NEW ORLEANS (Reuters) - A federal judge on Thursday sentenced two former New Orleans police officers to long prison terms prison for their roles in killing a man and burning his body during the aftermath of Hurricane Katrina.
U.S. District Judge Lance Africk sentenced former officer David Warren to 25 years and nine months for the unprovoked shooting and killing of New Orleans resident Henry Glover, 31, outside a strip mall on September 2, 2005. Warren will also pay $7,600 to Glover's family for funeral expenses.
A federal jury in December found Warren guilty of violating Glover's civil rights and of using a firearm to commit manslaughter.
Former officer Greg McRae received 17 years and three months for setting fire to a car containing Glover's body in an attempt to cover up the crime. McRae must pay restitution of $6,000. The jury had convicted him of two civil rights violations, one count of obstructing justice and one count of using a fire during the commission of a felony.
In sentencing Warren, Africk said that both the officer and his victim were "living through the same miserable aftermath of Hurricane Katrina," according to a written copy of remarks that the judge read. Despite that, most New Orleans police officers "understand that the Constitution was not suspended during Katrina," the judge said.
As for McCrae, Africk called his actions "barbaric" and told him, "Your callous and depraved conduct deprived the Glover family of the ability to bury Henry Glover with the respect to which he was entitled."
Lawyer Edwin Shorty, who represents three of Glover's five children in a civil case against the city, the police department and the officers involved, said the children were pleased with the sentencing.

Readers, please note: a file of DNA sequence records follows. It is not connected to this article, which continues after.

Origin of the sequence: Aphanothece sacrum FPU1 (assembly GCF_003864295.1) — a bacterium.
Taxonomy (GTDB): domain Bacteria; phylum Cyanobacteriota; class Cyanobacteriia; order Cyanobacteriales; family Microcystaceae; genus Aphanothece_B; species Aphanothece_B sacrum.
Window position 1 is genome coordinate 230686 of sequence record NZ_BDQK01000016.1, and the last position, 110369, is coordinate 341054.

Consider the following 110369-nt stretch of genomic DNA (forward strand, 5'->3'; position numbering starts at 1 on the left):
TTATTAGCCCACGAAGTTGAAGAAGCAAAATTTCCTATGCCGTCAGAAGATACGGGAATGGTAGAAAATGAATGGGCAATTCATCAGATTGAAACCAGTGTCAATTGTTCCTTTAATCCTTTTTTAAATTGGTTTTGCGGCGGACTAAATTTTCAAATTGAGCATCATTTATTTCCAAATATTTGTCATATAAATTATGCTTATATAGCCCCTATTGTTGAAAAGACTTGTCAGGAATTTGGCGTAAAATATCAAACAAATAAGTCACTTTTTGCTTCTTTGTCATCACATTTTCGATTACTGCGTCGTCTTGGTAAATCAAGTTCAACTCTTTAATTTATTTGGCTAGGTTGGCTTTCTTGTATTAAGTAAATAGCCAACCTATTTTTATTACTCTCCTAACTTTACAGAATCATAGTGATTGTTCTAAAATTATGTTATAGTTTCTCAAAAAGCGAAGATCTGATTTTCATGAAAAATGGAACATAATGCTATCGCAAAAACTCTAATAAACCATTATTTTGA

"While no outcome could be described as good, the family does believe justice has been served. They're looking forward to closing this chapter in their lives as quickly as possible, and this is a step in that direction," he said.
The shooting of Glover occurred as he and his brother, preparing to evacuate from the city, stopped at a strip mall to pick up suitcases that had been taken from a store earlier in the day. Warren, one of several New Orleans police officers stationed at the mall, fired at the unarmed men, striking Glover. Later, Glover's body was burned in a car to cover up the incident.
The Glover case is one in a series of investigations in which the Justice Department has charged 20 current or former New Orleans police officers with civil rights violations. The probe of Glover's death was the first of the cases to be tried.
Two weeks ago, the Justice Department said the New Orleans police department had engaged in a wide-ranging pattern of misconduct, including the excessive use of force and unconstitutional arrests.
(Additional reporting by James Vicini, Editing by Deborah Charles, Corrie MacLaggan and Greg McCune)